'There are 33 team members in that store, and I wasn’t the guy who wanted to shut it. I was the guy who wanted to turn it around and save all those jobs' - La Montanita Co-op Manager Dennis Hanley on co-op's West Side store
Grocery Veteran Says Co-op Has to Compete
Defends addition of non-organic produce
BY DENNIS DOMRZALSKI
Since he started as the general manager of La Montañita Co-op this past Dec. 15, Dennis Hanley has heard a steady drumbeat of advice from some co-op members: Close the West Side store that was opened in 2013 because it isn’t making money and it’s eroding the co-op’s profit margin.
But as a 39-year-veteran of the produce and grocery business, a boundless optimist and a turnaround specialist, Hanley has refused, saying he needed a chance to save the store.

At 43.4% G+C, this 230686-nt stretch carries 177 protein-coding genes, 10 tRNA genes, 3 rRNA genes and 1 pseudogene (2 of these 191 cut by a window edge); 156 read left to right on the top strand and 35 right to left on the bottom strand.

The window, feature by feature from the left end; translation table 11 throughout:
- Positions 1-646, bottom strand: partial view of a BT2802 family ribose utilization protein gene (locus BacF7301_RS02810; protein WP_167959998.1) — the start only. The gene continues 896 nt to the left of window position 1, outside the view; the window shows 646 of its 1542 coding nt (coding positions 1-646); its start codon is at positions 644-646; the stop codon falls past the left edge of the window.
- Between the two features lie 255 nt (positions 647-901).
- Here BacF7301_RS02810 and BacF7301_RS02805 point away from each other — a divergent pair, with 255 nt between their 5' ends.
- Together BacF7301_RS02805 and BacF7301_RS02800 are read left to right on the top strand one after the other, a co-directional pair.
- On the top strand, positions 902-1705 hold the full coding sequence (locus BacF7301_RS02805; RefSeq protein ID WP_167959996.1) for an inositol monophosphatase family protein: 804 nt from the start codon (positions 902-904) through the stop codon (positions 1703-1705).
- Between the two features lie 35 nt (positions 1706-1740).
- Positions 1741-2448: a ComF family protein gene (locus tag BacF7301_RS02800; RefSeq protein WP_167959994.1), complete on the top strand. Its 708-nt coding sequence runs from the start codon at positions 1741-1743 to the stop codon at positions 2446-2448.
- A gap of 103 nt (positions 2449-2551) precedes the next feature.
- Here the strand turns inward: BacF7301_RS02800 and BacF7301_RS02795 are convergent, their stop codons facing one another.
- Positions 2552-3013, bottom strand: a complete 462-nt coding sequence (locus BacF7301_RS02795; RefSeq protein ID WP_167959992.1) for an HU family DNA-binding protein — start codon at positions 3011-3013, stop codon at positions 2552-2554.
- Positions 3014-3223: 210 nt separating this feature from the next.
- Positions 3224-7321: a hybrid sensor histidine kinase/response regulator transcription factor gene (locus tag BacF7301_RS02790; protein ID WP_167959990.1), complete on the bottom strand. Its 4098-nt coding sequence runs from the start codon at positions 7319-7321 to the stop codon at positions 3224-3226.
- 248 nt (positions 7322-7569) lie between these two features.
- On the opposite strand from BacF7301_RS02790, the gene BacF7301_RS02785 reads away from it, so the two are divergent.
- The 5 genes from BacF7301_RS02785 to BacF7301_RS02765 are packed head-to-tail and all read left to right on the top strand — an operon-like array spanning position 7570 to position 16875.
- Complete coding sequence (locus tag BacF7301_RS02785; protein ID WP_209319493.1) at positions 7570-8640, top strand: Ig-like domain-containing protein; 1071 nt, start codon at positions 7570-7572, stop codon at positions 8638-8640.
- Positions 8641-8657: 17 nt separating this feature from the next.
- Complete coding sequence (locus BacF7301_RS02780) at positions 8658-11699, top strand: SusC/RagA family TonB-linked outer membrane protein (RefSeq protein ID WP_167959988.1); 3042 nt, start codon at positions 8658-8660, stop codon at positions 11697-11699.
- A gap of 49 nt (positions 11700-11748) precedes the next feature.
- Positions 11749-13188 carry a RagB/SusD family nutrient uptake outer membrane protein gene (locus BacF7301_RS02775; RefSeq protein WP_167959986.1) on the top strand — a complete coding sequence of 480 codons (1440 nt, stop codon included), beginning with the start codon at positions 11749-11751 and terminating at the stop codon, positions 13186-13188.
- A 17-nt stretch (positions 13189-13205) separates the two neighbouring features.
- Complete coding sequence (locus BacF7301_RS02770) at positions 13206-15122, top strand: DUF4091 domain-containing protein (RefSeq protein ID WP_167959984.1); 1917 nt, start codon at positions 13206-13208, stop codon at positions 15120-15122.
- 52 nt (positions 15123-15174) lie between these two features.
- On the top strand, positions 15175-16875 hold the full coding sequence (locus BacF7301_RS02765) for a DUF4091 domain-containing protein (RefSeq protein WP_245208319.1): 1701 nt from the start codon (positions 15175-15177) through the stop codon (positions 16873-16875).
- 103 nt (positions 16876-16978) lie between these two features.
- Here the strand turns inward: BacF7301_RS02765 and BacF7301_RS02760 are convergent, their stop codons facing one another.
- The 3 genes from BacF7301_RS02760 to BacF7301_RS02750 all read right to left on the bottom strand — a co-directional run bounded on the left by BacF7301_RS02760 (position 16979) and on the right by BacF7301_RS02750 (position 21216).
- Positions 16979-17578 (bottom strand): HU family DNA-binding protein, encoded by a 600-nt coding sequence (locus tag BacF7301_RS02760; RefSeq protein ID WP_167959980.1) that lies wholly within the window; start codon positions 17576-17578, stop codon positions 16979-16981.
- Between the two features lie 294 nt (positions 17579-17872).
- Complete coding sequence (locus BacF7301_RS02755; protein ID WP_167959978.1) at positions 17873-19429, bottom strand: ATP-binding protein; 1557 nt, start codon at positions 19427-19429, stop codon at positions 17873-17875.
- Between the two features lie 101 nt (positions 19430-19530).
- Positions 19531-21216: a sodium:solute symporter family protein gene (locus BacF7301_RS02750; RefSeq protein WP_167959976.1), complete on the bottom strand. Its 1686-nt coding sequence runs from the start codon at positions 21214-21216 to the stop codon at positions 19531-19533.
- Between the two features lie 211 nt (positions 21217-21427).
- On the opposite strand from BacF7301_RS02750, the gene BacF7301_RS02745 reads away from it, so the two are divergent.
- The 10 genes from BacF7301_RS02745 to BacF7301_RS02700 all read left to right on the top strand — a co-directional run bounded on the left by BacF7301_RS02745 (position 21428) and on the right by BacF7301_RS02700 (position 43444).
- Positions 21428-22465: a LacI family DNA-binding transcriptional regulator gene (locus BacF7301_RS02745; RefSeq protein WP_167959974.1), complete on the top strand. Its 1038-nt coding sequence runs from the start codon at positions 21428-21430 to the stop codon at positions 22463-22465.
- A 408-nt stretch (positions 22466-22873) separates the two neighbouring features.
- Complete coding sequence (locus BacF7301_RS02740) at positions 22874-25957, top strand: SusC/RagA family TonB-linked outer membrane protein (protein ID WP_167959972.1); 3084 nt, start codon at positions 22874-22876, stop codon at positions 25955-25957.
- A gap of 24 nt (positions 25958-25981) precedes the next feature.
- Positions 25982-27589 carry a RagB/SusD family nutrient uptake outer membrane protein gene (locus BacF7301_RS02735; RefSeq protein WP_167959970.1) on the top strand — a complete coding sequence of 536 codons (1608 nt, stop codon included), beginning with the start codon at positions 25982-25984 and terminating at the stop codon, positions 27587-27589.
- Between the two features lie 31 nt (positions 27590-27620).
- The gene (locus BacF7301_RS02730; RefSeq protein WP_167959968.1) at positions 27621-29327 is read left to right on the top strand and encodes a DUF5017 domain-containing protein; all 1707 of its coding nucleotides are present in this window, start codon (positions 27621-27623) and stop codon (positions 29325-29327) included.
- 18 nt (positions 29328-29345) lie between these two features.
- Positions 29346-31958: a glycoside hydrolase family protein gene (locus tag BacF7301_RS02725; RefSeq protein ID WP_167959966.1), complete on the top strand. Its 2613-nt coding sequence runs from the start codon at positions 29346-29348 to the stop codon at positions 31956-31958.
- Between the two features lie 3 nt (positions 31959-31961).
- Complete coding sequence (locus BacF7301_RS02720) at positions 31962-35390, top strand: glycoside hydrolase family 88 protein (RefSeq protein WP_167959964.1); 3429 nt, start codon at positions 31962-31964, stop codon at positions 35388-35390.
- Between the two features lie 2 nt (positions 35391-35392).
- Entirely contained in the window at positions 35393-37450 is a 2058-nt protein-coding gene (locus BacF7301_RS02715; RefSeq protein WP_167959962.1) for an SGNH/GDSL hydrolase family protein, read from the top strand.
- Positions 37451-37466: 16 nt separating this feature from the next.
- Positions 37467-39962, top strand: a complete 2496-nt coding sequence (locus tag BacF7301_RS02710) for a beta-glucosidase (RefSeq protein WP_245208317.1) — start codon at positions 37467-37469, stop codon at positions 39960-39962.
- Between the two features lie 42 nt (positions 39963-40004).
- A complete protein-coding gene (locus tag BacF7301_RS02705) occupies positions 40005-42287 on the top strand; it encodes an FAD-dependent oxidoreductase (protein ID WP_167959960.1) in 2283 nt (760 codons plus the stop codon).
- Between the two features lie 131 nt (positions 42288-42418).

“There are 33 team members in that store, and I wasn’t the guy who wanted to shut it,” Hanley said. “I was the guy who wanted to turn it around and save all those jobs.”
And Hanley says he is doing just that, thanks to an intense and ongoing promotional and marketing effort. So far this year, sales at the 12,500-square-foot store are up 35 percent over the same period last year. Its deficit has fallen by 60 percent, and it’s only $10,000 a week in sales away from breaking even.
“It’s making great progress, and we are on our way to breaking even, and yet you hear people say, ‘Close it, close it, close it.’ I wake up every morning, and I refuse to let 33 people out of a job. I want to be the guy who puts the trophy on the shelf that says we turned it around and that we saved 33 team members’ jobs. I don’t want to be the guy who said, ‘close it.’ That’s more of a corporate call. You shut everything down that is not making money, but that’s not what we are about.”
And yet, while he refused to make the corporate call of closing an unprofitable location instead of taking the time to let it mature and grow, Hanley is the main target of a small group of co-op members who say he and the nine-member La Montañita board are “corporatizing” the co-op.